Effect of cypermethrin on worker and soldier termites of subterranean termites Odontotermes brunneus (Hagen) (Termitidae: Isoptera)

  • Venkatesulu Mamatha
  • Ranganathan MuthusamyEmail author
  • Jimmantiyur Madhappan Murugan
  • Eliningaya J. Kweka
Research Article


The termite Odontotermes brunneus is an economically important species causing damage to cellulose containing wooden material and agricultural crops in India. Insecticide application is an effective strategy in termite control. In the present study the effect of cypermethrin was tested for workers and soldiers termite using filter paper dip method. After 24 h treatment the lethal concentration (LC50) was increased to 9.7 ppm in workers and 1.8 ppm in soldiers respectively. The detoxification enzyme activities of esterase, glutathione S-transferase was increased in worker termites 23 µmol, 9 µmol/min/mg of protein compared to soldiers 15 µmol, 7 µmol/min/mg of protein respectively (p < 0.05). The activity of mixed-function oxidase was found very less in both samples. Further nPAGE analysis revealed that increased esterase band in workers than soldier and control sample. The data of this study revealed that possible mechanism of esterase and glutathione S-transferase mediated cypermethrin detoxification that leads to reduce the sensitivity in worker termites of O. brunneus.


Terrestrial insect Synthetic pyrethriod Toxicity Detoxification enzymes Electrophoresis 



We thank our department of PG and Research Centre in Biotechnology for providing infrastructure facility to carry out this work.

Compliance with Ethical Standards

Conflict of interest

The authors declare that they have no conflict of interest.


  1. Abbott, W.S. 1925. A method of computing the effectiveness of an insecticide. Journal of Economic Entomology 18: 265–267.CrossRefGoogle Scholar
  2. Ahmad, M., A.H. Sayyed, N.A. Crickmore, and M.A. Saleem. 2007. Genetics and mechanism of resistance to deltamethrin in laboratory strains of Spodoptera litura (Lepidoptera: Noctuidae). Pest Management Science 63: 1002–1010.CrossRefGoogle Scholar
  3. Ahmed, S., and M. Qasim. 2011. Foraging and chemical control of subterranean termites in a farm building at Faisalabad, Pakistan. Pakistan Journal of Life Science 9: 58–62.Google Scholar
  4. Brogdon, W.G. 1989. Biochemical resistance detection: An alternative to bioassay. Parasitology Today 5: 56–60.CrossRefGoogle Scholar
  5. Butler, D. 2011. Mosquitoes score in chemical war. Nature 475: 19–20.CrossRefGoogle Scholar
  6. Chottani, O.B. 1997. Fauna of India–isopera (termites), vol. 2, pp. xx + 801 (Published Director. ZSI. Calcutta).Google Scholar
  7. Dauterman, W.C. 1985. Insect metabolism : Extra microsomal. In Comprehensive insect philology, biochemistry and pharmacology, vol. 12, ed. G.A. Kerkut and L.I. Gilbert, 713–730., Pergamon UK: Oxford.Google Scholar
  8. Enayati, A.A., H. Ranson, and J. Hemingway. 2005. Insect glutathione transferases and insecticide resistance. Insect Molecular Biology 14: 3–8.CrossRefGoogle Scholar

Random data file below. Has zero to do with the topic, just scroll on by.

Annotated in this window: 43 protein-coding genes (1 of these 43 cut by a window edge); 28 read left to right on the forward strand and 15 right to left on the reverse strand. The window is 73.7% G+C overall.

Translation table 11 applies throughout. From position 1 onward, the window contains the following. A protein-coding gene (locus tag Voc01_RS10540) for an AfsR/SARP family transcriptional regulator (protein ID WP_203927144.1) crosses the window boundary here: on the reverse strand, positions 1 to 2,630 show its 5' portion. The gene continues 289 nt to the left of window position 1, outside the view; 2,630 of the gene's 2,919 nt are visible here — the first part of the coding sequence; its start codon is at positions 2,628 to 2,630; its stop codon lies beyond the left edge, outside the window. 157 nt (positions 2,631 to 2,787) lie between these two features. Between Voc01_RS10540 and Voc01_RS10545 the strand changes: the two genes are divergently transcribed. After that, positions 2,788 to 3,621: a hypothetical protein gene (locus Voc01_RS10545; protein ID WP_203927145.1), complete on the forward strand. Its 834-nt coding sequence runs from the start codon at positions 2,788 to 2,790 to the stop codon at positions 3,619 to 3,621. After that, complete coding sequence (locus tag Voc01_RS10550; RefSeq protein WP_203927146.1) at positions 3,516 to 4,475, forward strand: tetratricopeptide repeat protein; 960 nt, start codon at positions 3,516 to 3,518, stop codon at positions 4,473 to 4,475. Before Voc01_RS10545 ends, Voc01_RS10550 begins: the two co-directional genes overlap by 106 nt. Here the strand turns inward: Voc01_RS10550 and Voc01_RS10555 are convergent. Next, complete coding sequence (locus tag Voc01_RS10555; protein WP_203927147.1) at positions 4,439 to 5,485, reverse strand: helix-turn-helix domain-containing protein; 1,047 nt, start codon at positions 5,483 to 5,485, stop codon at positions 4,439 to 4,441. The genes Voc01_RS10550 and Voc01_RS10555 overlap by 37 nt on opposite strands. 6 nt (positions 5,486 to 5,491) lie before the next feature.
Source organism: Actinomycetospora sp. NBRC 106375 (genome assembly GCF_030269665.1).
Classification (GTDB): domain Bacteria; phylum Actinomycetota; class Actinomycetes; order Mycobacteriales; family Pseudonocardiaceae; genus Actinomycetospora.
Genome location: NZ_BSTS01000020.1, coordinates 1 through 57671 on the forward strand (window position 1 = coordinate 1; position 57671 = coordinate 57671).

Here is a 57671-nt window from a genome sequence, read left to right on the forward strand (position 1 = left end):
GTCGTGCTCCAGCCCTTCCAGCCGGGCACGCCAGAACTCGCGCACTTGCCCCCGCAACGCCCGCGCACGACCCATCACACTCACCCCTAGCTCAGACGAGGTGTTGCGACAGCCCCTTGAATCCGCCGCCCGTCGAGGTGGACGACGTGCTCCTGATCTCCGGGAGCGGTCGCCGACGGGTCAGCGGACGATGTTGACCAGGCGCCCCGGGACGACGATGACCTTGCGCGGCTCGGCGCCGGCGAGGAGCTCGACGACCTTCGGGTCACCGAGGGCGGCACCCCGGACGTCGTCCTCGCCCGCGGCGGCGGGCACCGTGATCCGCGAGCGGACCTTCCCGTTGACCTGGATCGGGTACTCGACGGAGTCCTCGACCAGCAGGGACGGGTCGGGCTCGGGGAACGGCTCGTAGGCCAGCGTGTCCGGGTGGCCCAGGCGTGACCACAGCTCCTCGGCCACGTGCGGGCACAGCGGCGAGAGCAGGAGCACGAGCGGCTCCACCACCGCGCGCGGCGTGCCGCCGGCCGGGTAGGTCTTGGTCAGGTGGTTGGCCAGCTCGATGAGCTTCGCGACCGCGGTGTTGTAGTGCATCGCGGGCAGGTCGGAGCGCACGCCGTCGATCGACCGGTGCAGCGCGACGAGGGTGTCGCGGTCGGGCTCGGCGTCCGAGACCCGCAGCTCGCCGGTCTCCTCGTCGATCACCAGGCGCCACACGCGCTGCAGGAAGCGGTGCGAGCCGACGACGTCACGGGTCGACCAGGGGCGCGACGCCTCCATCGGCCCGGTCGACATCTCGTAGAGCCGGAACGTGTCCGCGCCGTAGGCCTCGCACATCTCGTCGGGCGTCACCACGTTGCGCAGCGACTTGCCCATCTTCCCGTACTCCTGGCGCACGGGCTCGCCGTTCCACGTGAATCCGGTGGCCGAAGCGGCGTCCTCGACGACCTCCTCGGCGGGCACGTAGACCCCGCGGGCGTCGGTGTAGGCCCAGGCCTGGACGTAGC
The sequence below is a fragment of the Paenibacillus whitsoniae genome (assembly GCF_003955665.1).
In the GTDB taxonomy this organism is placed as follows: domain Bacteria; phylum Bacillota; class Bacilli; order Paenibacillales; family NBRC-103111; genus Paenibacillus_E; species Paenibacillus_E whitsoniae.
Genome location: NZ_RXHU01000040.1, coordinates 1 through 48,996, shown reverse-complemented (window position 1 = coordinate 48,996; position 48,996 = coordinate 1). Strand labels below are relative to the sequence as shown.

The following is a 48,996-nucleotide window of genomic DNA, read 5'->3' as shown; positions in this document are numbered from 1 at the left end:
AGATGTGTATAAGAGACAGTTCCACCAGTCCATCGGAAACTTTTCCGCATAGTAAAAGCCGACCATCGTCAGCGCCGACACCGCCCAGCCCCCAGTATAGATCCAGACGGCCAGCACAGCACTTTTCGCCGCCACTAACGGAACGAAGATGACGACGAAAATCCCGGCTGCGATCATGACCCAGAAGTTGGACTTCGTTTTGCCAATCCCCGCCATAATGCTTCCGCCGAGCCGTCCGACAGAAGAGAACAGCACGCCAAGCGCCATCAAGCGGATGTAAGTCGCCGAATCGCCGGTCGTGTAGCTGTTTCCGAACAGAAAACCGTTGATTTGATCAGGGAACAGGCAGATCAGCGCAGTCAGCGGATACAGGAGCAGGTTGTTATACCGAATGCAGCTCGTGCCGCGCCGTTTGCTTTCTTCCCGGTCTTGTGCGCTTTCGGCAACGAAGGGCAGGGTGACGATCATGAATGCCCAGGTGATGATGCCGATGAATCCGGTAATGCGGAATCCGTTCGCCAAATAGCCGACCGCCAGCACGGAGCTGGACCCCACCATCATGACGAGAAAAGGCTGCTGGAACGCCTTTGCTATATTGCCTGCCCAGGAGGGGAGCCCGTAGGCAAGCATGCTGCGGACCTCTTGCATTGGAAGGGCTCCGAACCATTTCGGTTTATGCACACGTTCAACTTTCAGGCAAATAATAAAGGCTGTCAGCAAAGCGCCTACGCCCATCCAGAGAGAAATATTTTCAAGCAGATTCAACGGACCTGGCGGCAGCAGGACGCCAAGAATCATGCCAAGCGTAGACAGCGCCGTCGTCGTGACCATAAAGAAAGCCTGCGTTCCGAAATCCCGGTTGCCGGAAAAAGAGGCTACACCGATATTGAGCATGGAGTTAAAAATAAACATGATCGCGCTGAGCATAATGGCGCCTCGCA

9. Fragoso, D.B., R.N.C. Guedesa, and M.G.A. Oliveira. 2007. Partial characterization of glutathione S-transferases in pyrethroid resistant and susceptible populations of the maize weevil, Sitophilus zeamais. Journal of Stored Products Research 43: 167–170.CrossRefGoogle Scholar
  10. Gunning, R.V., C.S. Easton, M.E. Balfe, and I.G., Ferris. 1991. Pyrethroid resistance mechanisms in Australian Helicoverpa armigera. Pesticide Science 33: 473–490CrossRefGoogle Scholar
  11. Hussain, M.A., 1935. Pest of wheat crop in India. In Proceedings of 2nd world grain exhibition and conference, pp. 562–564.Google Scholar
  12. Ishaaya, I. 1993. Insect detoxifying enzymes: Their importance in pesticide synergism and resistance. Archives of Insect Biochemistry and Physiology 22: 263–276.CrossRefGoogle Scholar
  13. Kranthi, K.R. 2005. Insecticides resistance—Monitoring, mechanisms and management manual. Nagpur: CICR.Google Scholar
  14. Krishna, K., and P.M. Weesner. 1970. In Biology of termites, vol. 2, ed. K. Krishna and F.M. Weesner, 643. New York: Academic Press.Google Scholar
  15. Kuriachan, I., and R.E. Gold. 1998. Evaluation of the ability of Reticulitermes flavipus Kollar, a subterranean termite (Isoptera: Rhinotermitidae) to differentiate between termiticid treated and untreated soils in laboratory tests. Sociobiology 32: 151–166.Google Scholar
  16. Lee, S.E. 2002. Biochemical mechanisms conferring cross-resistance to fumigant toxicities of essential oils in a chlorpyrifos-methyl resistant strain of Oryzaephilus surinamensis L. (Coleoptera: Silvanidae). Journal of Stored Product Research 38 (2): 157–166.CrossRefGoogle Scholar
  17. Liu, N. 2015. Insecticide resistance in mosquitoes: impact, mechanisms, and research directions. Annual Review of Entomology 60: 537–559CrossRefGoogle Scholar
  18. Lowry, O.H., N.J. Rosenbrough, A.L. Farr, and R.J. Randall. 1951. Protein measurement with the Folins phenol reagent. Journal of Biological Chemistry 193: 265–275.PubMedGoogle Scholar